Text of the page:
No, global warming is not a myth, despite previous comments to the contrary.
The story of the mainstream science on this issue begins in 1811, when an William Charles Wells began an investigation of how dew forms, providing an early insight into radiation exchanges between atmosphere and the earth's surface. Other milestones came in 1826, (Joseph Fourier); 1860, (John Tyndall); 1896, (Svante Arrhenius); and 1938 (Guy Callendar.)
In 1958 measurements of atmospheric CO2 began at Mauna Loa. From 1959 to 2011, concentrations have risen from 316 parts per million to 392 ppm. In all, human contributions have raised CO2 about 40% from pre-Industrial levels.
By the end of the 1980s it was clear that the climate was warming. International efforts to investigate this question began, leading to several treaties, including the Kyoto Protocol of 1997, and the International Panel on Climate Change was established. To date, the IPCC has issued 4 Assessment Reports summarizing the science in the professional literature. (The IPCC does not perform primary research, and has no scientists on staff--its authors--hundreds of them per AR--volunteer their time.)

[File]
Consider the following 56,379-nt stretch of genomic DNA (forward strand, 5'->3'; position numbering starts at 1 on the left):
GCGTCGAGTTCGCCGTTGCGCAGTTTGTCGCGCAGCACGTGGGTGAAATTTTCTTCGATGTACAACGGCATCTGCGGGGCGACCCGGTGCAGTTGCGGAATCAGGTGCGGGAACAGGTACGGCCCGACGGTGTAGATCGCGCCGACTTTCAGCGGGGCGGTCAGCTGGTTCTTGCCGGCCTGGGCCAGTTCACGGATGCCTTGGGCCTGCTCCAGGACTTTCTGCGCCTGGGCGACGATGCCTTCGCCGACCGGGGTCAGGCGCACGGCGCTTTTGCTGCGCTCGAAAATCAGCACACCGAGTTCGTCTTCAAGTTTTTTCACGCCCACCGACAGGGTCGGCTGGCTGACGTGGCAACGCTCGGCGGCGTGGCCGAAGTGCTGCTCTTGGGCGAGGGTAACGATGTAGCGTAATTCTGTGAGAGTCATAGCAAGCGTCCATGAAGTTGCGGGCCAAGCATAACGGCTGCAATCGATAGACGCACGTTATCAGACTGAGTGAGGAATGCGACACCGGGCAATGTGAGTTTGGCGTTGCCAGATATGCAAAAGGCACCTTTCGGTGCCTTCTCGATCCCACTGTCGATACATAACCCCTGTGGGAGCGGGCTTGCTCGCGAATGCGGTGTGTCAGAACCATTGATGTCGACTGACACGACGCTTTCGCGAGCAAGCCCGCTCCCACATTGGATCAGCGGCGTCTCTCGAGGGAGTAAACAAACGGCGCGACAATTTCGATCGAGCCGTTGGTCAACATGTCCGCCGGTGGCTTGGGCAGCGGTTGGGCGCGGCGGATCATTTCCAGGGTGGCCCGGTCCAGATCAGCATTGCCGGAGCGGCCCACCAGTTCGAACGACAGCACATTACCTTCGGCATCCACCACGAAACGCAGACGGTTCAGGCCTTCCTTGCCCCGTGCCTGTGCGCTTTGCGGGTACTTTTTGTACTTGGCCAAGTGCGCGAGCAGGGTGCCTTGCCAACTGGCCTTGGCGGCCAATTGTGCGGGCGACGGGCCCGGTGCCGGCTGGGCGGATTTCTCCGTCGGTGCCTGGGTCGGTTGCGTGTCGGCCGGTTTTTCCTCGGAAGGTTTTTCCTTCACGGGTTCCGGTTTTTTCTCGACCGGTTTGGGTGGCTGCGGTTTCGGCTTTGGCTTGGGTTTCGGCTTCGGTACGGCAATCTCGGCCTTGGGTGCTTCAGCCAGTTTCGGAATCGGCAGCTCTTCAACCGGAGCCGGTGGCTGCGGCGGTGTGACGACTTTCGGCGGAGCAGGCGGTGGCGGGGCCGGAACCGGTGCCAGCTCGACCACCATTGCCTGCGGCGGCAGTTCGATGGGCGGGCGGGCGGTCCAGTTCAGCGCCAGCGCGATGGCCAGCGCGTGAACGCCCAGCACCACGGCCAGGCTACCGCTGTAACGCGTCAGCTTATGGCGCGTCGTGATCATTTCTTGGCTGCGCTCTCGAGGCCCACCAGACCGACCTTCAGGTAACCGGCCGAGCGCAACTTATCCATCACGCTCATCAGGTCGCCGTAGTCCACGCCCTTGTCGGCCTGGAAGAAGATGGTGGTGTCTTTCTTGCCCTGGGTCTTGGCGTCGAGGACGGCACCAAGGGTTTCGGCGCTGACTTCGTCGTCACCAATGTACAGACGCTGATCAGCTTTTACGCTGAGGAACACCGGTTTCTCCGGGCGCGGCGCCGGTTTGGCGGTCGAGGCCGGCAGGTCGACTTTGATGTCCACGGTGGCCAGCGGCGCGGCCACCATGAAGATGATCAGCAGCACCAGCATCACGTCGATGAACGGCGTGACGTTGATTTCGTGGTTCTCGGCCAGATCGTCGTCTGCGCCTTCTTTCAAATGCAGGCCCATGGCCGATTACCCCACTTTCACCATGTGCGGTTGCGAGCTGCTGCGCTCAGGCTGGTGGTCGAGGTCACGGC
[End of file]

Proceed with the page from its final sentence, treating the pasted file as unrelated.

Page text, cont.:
Today, there is a robust 30+ year warming trend; the first decade of the millennium was the warmest on record, and 2010 was the warmest year in many of the records. Glaciers are in retreat around the world; the Arctic sea ice is in sharp retreat; animals are adjusting their ranges to warmer temps (as are gardeners); absolute humidity, drought and extreme precipitation are increasing as predicted by climate models.
There is also a documented PR effort to deny all of the above, funded primarily by Big Energy--tax documents show that organizations such as the coal company Massey Energy, Exxon and (above all) the Koch brothers have spent many tens of millions of dollars to attempt to discredit the mainstream science. It is an effort which precisely parallels the efforts of Big Tobacco to discredit the fact that smoking causes cancer. Sadly, this effort has had considerable success.
A great resource to find out more on the topic is this website:
There are also a number of Hubs on the question; I've written some and there is an excellent series by William R. Wilson: